Gligoric i Göteborg 19-20 september
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Two days with the chess legend, GM Svetozar Gligoric - 19-20 september 2003 Gothenburg

The City Museum of Gothenburg, Sweden

Serbian grandmaster Svetozar Gligoric (born 1923, Belgrade) is one of the major figures of 20th-century chess. Circa 1945-1970 he was not only the best player in his own country, winning its championship 11 times, but he also had excellent results internationally, playing in more than 70 tournaments and taking about 20 first prizes. Along with Fischer, Larsen, Portisch, and a small handful of others he was one of the few non-Russians who could hold his own against the Soviet Empire at the height of its power, notching numerous wins against their top GMs and ranking among the world’s top 10 through much of the 1950s and ’60s.

He played in seven FIDE Interzonals and was a Candidate three times, in 1952, 1958, and 1968. In a career spanning over 50 years, he has played every world champion from Euwe to Kasparov, and has about two dozen victories against them collectively. Elo’s The Rating of Chessplayers puts his 5-year peak rating at 2620, and Divinsky’s Life Maps of the Great Chess Masters lists him among the top 50 players of all time.

He had, for example, an even lifetime score (+2 –2 = 6) against Botvinnik, was nearly even (+6 –7 =25) with Smyslov, defeated Fischer four times (a number exceeded only by Geller and Spassky), and beat the “unbeatable” Petrosian seven times, which is exceeded only by Korchnoi, Spassky, and Fischer. At his peak, circa 1956-1959, he may well have been #3 in the world, according to David Bronstein.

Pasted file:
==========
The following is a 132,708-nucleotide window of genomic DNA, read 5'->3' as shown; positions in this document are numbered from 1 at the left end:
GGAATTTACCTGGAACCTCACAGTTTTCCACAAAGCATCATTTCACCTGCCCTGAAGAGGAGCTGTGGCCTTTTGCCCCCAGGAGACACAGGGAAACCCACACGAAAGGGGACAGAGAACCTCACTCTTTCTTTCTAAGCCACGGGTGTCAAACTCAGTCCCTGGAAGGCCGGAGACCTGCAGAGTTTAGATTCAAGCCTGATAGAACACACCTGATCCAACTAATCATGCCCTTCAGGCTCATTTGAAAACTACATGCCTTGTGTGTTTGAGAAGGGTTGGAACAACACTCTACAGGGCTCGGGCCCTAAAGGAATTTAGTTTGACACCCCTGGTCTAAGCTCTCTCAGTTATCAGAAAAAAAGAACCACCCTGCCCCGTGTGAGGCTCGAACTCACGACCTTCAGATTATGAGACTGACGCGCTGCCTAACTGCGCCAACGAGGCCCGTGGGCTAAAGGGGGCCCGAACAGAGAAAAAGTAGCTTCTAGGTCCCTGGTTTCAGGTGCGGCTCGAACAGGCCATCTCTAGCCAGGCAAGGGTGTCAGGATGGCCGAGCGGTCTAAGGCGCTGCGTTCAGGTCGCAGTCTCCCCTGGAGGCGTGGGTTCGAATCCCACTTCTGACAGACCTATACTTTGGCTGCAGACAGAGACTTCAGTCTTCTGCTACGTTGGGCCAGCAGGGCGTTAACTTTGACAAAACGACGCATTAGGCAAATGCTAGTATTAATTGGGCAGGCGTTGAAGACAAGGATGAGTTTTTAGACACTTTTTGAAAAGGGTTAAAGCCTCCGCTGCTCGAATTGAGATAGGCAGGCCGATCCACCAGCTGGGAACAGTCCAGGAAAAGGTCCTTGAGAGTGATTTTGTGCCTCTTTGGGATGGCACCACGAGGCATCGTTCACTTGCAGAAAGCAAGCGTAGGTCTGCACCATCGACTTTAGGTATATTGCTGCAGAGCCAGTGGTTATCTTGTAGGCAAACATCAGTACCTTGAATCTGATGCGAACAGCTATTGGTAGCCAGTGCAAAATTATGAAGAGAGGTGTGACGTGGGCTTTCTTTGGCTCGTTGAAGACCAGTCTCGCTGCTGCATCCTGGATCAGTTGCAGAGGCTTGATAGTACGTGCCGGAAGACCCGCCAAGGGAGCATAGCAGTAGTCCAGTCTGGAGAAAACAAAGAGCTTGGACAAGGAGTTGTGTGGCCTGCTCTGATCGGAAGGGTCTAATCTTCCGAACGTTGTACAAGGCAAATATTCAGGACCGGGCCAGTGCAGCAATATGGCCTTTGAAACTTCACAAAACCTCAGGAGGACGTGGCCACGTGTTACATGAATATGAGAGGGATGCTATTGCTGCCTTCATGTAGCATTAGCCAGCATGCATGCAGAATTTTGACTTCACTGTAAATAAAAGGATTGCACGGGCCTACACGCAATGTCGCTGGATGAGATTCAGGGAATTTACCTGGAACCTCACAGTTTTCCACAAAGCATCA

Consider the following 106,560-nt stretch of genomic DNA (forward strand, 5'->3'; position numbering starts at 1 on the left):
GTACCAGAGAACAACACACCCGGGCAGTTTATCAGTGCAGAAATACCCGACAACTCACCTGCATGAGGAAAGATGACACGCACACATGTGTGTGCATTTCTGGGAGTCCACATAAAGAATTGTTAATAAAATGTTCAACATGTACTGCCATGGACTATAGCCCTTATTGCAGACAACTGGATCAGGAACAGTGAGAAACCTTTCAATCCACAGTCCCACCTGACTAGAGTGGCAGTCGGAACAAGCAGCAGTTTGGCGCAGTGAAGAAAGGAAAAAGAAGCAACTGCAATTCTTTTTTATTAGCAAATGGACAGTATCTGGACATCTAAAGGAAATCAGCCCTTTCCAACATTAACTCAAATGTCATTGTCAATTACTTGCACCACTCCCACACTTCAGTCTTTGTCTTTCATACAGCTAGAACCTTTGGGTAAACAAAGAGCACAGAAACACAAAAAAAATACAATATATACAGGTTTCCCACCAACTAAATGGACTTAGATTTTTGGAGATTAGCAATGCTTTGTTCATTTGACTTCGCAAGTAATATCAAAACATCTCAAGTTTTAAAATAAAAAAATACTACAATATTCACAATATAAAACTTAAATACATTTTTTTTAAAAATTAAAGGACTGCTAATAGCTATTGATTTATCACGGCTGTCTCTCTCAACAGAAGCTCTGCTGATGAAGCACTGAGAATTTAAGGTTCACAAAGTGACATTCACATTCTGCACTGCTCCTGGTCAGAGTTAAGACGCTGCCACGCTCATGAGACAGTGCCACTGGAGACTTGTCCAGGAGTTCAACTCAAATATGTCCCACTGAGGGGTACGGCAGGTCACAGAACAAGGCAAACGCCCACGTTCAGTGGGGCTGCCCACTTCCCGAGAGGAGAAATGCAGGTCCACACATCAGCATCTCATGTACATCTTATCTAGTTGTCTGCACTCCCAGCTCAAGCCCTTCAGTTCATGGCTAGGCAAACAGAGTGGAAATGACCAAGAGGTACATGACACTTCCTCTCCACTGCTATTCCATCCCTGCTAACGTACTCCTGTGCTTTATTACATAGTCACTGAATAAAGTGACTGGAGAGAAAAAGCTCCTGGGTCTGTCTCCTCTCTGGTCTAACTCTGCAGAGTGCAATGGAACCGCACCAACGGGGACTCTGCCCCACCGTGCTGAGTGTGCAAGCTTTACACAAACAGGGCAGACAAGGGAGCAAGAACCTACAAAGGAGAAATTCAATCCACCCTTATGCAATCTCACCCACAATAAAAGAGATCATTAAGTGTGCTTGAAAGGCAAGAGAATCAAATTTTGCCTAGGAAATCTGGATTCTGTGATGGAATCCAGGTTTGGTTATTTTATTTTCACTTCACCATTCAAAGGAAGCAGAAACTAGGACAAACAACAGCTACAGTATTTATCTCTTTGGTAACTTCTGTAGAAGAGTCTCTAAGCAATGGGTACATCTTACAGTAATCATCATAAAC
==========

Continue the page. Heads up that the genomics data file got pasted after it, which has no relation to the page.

In 1970 he was still strong enough that he played 5th board for the Rest of the World team in the historic match against the USSR. Secondly, few chess figures could write more interesting memoirs than Gligoric, who for five decades had major roles as a player, journalist, and FIDE administrator. Yet for “autobiography” we get hardly more than an encyclopedia article. A pity.

Gligoric was, for example, on the appeals committee of the 1981 Karpov-Korchnoi world championship match and for Fischer-Spassky 1992, and was chief arbiter for 12 FIDE Candidates matches and the aborted 1984-85 Karpov-Kasparov match.

The games receive better and far more detailed treatment. Gligoric has a great store to draw from, having played probably more serious games than anyone else of his generation except Korchnoi. As he himself notes “In the period 1945-1975 I travelled and played perhaps more than anyone else.” He also played quite well: his victims here include Tal, Fischer, Botvinnik, Smyslov, Euwe, Keres, Petrosian, Geller, Taimanov, Najdorf, Ivkov, Larsen, Portisch, Szabo, Hort, Unzicker, Miles, Andersson, Timman and many other top-echelon GMs.
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